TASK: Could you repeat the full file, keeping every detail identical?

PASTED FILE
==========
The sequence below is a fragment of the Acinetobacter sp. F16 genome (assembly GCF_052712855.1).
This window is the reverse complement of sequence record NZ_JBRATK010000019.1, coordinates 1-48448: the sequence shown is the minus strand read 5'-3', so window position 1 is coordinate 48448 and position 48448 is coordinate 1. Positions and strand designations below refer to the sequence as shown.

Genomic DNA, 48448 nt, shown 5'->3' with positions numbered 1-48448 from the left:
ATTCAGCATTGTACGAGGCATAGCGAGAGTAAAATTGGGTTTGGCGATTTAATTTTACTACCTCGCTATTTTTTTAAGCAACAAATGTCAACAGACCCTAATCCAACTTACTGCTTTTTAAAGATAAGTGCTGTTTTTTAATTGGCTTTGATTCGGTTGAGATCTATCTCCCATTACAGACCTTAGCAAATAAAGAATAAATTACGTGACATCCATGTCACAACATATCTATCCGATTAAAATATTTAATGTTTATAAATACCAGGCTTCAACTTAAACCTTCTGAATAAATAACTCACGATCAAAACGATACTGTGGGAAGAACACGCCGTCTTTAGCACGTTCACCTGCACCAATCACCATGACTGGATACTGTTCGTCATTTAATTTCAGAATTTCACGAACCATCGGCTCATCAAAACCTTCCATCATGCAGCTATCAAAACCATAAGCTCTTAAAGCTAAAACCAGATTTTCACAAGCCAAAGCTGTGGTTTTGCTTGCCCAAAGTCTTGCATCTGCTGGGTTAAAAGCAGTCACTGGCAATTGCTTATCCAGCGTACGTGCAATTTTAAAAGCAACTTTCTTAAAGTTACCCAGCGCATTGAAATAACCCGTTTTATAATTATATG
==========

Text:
The sequence below is a fragment of the Acinetobacter sp. F16 genome (assembly GCF_052712855.1).
This window is the reverse complement of sequence record NZ_JBRATK010000019.1, coordinates 1-48448: the sequence shown is the minus strand read 5'-3', so window position 1 is coordinate 48448 and position 48448 is coordinate 1. Positions and strand designations below refer to the sequence as shown.

Genomic DNA, 48448 nt, shown 5'->3' with positions numbered 1-48448 from the left:
ATTCAGCATTGTACGAGGCATAGCGAGAGTAAAATTGGGTTTGGCGATTTAATTTTACTACCTCGCTATTTTTTTAAGCAACAAATGTCAACAGACCCTAATCCAACTTACTGCTTTTTAAAGATAAGTGCTGTTTTTTAATTGGCTTTGATTCGGTTGAGATCTATCTCCCATTACAGACCTTAGCAAATAAAGAATAAATTACGTGACATCCATGTCACAACATATCTATCCGATTAAAATATTTAATGTTTATAAATACCAGGCTTCAACTTAAACCTTCTGAATAAATAACTCACGATCAAAACGATACTGTGGGAAGAACACGCCGTCTTTAGCACGTTCACCTGCACCAATCACCATGACTGGATACTGTTCGTCATTTAATTTCAGAATTTCACGAACCATCGGCTCATCAAAACCTTCCATCATGCAGCTATCAAAACCATAAGCTCTTAAAGCTAAAACCAGATTTTCACAAGCCAAAGCTGTGGTTTTGCTTGCCCAAAGTCTTGCATCTGCTGGGTTAAAAGCAGTCACTGGCAATTGCTTATCCAGCGTACGTGCAATTTTAAAAGCAACTTTCTTAAAGTTACCCAGCGCATTGAAATAACCCGTTTTATAATTATATG